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Investigators Conduct Deep Sea Search For EgyptAir Flight 804


Investigators are using a robotic submarine to search the floor of the Mediterranean Sea for the EgyptAir flight that crashed last week. David Gallo is an expert in deep-sea searches. He worked on the hunt for the Titanic among many others and joins us now. Thanks for being with us.

DAVID GALLO: My pleasure, Ari.

SHAPIRO: I mean, you've got this vast murky expanse of water, and you've found a little debris floating at the top of it. How do you begin to figure out where the remains of an airplane are at the bottom of the sea?

GALLO: Yeah, the first thing to do is to know where X marks the spot, where the impact was for the plane on the sea surface. And the objects floating on the surface of the sea - over time they start to drift away from that spot, and the trick is to backtrack. And that becomes the center of a haystack that within which you want to find the needle.

SHAPIRO: And so then what? You drop a plumb-line straight down from what you think the X marks the spot place is and see what's down there?

GALLO: Yeah, that's about it. I mean, you want to make that the center of the haystack and then come up with a plan for how do you begin to work at whatever water depth it is, if a ocean floor is rugged or if it's flat, if it's covered with sediments? Is it hard rock? Are there a lot of currents? So you've got to decide on the technology. You've got to decide on the crew, the team, the talent. And then you got to come up with a game plan.

But the thing about this is in this kind of water depth up to 2 miles plus, you're really talking about mounting a full-scale deep ocean expedition, and that's not a trivial event.

SHAPIRO: What does that entail?

GALLO: Robots, sonars, cameras, navigation, you know, none of the things that we're familiar with up here under the sun like GPS, we don't have that at the bottom of the sea. So we have to bring our own navigation system, our own power.

There's no sunlight at all so you can't see your hand in front of your face. And the search is typically done with a combination of sound, sonar and then camera work to do the detailed things.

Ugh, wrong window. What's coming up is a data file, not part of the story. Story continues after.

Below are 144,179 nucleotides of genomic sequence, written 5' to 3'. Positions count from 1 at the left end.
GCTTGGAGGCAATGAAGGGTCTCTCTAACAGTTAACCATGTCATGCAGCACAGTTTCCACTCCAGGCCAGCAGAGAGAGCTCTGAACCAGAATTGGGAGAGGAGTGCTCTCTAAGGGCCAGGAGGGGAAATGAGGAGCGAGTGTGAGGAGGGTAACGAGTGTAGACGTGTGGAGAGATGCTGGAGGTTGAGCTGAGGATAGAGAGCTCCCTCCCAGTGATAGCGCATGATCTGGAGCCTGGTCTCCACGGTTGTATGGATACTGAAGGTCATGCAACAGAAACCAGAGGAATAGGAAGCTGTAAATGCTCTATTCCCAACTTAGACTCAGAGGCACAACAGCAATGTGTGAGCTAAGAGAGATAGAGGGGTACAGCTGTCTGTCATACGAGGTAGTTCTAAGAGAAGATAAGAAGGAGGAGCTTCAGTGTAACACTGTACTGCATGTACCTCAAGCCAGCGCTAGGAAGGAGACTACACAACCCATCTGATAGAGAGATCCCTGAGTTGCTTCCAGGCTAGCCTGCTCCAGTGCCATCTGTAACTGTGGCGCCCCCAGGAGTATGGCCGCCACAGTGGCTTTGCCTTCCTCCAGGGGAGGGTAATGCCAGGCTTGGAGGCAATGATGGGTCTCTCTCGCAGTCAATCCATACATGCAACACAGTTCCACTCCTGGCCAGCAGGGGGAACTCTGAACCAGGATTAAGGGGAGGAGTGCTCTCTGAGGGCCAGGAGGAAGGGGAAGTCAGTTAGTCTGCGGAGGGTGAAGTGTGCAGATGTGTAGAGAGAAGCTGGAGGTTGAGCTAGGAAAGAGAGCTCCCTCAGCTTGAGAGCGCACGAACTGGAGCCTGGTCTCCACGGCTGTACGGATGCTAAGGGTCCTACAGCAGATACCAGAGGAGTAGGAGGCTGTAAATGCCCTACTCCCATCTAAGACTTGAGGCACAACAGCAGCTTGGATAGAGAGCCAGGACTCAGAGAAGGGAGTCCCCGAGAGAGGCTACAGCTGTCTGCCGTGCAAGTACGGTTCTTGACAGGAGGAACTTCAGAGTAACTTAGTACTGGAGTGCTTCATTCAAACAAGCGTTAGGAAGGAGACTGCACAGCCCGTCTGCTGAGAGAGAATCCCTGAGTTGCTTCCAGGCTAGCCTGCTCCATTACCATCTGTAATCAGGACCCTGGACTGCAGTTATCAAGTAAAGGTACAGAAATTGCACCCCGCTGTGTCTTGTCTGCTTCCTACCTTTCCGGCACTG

SHAPIRO: Given what you described, it sounds like the chances of there actually finding this wreckage is not great.

GALLO: Well, you know, Ari, it's there. OK so that's number one. So it's just a matter of being in the right place, right time with the right tools and talent. It's not easy, it's not routine, but there are teams like the Woods Hole team, and certainly the team that we used to find AirFrance.

SHAPIRO: This is Woods Hole Oceanographic Institute on Cape Cod you mean.

GALLO: Yes, that's right. You know, a team like that - it's not a surprise to them of the kinds of things that the currents, the darkness, the depth, the pressure, the seafloor terrain so that it won't be so surprising. So they're familiar with doing that kind of work.

But, you know, Ari, I have to say it's incredibly frustrating that here we are, a couple of years past Malaysian Air 370, and we're still going through the scramble of trying to find a way to retrieve recorders with information on them that could have been streamed live from the airplane while it was still flying.

SHAPIRO: What kind of a change in technology would you like to see so that this doesn't happen in the future?

GALLO: Well, I think the the most important thing, Ari, is that we learn to track aircraft no matter where they are on the planet, especially over water. And to do that, they need to be able to stream their location - latitude, longitude - with GPS back to a land base.

I mean, the idea that we have to mount a full-scale ocean expedition to find out what happened to that aircraft - it's really the wrong side of the equation to be on. It's a very difficult thing. So streaming capability would be, to me, a real big step forward.

SHAPIRO: That's David Gallo of the Lamont-Doherty Earth Observatory at Columbia University. Thank you for joining us.

GALLO: Happy to help. Transcript provided by NPR, Copyright NPR.